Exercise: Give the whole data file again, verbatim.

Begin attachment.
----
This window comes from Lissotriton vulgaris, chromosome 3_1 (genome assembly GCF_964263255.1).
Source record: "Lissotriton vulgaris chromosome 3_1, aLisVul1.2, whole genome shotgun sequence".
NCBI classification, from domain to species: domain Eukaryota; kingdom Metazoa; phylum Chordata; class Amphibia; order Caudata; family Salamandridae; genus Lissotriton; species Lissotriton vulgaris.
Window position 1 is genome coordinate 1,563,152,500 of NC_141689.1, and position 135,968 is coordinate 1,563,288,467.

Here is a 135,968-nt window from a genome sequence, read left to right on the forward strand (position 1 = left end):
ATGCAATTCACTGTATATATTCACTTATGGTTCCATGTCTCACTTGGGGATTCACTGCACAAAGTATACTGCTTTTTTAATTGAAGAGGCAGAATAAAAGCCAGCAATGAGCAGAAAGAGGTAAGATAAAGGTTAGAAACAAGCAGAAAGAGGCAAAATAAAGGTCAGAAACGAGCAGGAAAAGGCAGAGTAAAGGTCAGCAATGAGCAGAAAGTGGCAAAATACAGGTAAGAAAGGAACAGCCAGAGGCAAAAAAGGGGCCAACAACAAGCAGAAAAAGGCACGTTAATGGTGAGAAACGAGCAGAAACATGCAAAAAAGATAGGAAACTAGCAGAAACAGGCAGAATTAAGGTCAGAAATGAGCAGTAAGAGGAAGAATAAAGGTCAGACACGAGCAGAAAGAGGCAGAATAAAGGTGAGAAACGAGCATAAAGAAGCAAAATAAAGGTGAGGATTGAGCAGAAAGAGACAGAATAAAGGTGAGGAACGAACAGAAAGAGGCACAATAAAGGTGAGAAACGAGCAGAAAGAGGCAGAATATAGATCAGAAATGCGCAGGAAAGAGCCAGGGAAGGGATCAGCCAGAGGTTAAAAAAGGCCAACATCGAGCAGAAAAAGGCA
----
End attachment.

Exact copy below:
This window comes from Lissotriton vulgaris, chromosome 3_1 (genome assembly GCF_964263255.1).
Source record: "Lissotriton vulgaris chromosome 3_1, aLisVul1.2, whole genome shotgun sequence".
NCBI classification, from domain to species: domain Eukaryota; kingdom Metazoa; phylum Chordata; class Amphibia; order Caudata; family Salamandridae; genus Lissotriton; species Lissotriton vulgaris.
Window position 1 is genome coordinate 1,563,152,500 of NC_141689.1, and position 135,968 is coordinate 1,563,288,467.

Here is a 135,968-nt window from a genome sequence, read left to right on the forward strand (position 1 = left end):
ATGCAATTCACTGTATATATTCACTTATGGTTCCATGTCTCACTTGGGGATTCACTGCACAAAGTATACTGCTTTTTTAATTGAAGAGGCAGAATAAAAGCCAGCAATGAGCAGAAAGAGGTAAGATAAAGGTTAGAAACAAGCAGAAAGAGGCAAAATAAAGGTCAGAAACGAGCAGGAAAAGGCAGAGTAAAGGTCAGCAATGAGCAGAAAGTGGCAAAATACAGGTAAGAAAGGAACAGCCAGAGGCAAAAAAGGGGCCAACAACAAGCAGAAAAAGGCACGTTAATGGTGAGAAACGAGCAGAAACATGCAAAAAAGATAGGAAACTAGCAGAAACAGGCAGAATTAAGGTCAGAAATGAGCAGTAAGAGGAAGAATAAAGGTCAGACACGAGCAGAAAGAGGCAGAATAAAGGTGAGAAACGAGCATAAAGAAGCAAAATAAAGGTGAGGATTGAGCAGAAAGAGACAGAATAAAGGTGAGGAACGAACAGAAAGAGGCACAATAAAGGTGAGAAACGAGCAGAAAGAGGCAGAATATAGATCAGAAATGCGCAGGAAAGAGCCAGGGAAGGGATCAGCCAGAGGTTAAAAAAGGCCAACATCGAGCAGAAAAAGGCA